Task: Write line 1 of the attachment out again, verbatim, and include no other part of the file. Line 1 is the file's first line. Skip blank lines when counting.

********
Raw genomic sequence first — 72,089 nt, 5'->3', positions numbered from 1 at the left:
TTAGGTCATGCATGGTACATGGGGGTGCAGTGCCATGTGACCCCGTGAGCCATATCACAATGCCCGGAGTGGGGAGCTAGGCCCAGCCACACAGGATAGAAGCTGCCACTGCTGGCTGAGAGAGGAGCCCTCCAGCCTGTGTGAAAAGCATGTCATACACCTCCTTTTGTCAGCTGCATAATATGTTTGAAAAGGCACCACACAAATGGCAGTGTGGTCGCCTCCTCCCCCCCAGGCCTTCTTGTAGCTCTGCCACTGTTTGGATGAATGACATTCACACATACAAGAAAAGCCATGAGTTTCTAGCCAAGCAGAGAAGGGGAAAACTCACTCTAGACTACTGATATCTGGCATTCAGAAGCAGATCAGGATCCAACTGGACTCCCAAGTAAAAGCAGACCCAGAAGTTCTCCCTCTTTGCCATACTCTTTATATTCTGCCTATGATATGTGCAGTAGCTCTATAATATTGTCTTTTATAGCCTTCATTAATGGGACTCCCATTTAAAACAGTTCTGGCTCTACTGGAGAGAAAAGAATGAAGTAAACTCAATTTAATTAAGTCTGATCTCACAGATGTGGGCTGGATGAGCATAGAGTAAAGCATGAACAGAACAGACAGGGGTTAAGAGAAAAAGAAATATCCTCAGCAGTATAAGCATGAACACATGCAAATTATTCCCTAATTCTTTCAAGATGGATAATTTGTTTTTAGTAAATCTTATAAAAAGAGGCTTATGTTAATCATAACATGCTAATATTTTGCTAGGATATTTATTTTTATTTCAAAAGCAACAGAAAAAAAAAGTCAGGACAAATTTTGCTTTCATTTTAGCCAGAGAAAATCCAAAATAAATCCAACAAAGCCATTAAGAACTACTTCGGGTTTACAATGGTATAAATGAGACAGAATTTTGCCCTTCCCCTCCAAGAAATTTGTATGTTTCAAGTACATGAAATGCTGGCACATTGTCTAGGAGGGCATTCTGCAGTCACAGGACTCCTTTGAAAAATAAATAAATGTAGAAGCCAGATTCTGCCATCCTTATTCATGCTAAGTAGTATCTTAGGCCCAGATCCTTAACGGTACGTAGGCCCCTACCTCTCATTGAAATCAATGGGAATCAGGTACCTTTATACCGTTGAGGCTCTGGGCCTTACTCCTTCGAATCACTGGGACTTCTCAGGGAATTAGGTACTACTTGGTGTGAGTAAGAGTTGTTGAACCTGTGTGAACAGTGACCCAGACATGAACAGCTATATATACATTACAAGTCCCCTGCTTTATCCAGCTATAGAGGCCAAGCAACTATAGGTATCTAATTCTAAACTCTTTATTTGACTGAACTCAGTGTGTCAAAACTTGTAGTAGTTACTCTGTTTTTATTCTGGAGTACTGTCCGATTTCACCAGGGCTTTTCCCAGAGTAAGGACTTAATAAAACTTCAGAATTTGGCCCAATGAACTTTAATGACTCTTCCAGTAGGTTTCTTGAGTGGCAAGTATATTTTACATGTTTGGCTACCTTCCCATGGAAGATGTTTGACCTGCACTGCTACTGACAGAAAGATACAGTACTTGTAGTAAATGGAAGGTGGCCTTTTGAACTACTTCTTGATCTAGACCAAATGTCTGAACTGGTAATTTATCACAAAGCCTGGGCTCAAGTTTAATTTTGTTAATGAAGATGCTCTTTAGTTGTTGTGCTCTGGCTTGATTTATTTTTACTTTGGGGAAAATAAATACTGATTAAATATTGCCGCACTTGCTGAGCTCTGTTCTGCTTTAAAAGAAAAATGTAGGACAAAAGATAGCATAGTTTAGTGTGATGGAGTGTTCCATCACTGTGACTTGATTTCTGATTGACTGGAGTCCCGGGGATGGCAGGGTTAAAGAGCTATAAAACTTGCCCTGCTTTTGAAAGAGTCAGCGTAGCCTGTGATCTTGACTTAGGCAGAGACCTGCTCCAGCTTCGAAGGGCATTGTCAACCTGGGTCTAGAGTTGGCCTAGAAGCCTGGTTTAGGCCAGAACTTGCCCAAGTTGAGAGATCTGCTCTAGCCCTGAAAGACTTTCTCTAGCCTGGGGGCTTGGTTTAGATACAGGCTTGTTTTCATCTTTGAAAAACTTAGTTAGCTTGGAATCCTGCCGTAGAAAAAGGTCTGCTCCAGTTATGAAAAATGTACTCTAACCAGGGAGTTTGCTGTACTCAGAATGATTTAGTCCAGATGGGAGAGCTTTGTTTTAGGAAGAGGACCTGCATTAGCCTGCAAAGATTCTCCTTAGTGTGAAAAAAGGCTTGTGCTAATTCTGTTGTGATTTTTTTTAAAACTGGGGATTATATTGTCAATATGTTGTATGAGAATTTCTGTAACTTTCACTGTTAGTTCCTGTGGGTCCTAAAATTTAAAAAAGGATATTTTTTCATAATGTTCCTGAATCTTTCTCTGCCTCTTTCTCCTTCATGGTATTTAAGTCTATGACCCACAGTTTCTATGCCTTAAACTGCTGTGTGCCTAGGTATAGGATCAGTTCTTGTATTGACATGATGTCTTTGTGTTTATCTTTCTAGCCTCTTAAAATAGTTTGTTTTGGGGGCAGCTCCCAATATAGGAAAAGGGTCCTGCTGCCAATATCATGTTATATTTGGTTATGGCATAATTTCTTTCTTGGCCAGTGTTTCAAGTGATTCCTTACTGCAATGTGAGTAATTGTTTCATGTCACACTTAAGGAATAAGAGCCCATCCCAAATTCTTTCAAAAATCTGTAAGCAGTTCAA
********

Raw genomic sequence first — 72,089 nt, 5'->3', positions numbered from 1 at the left: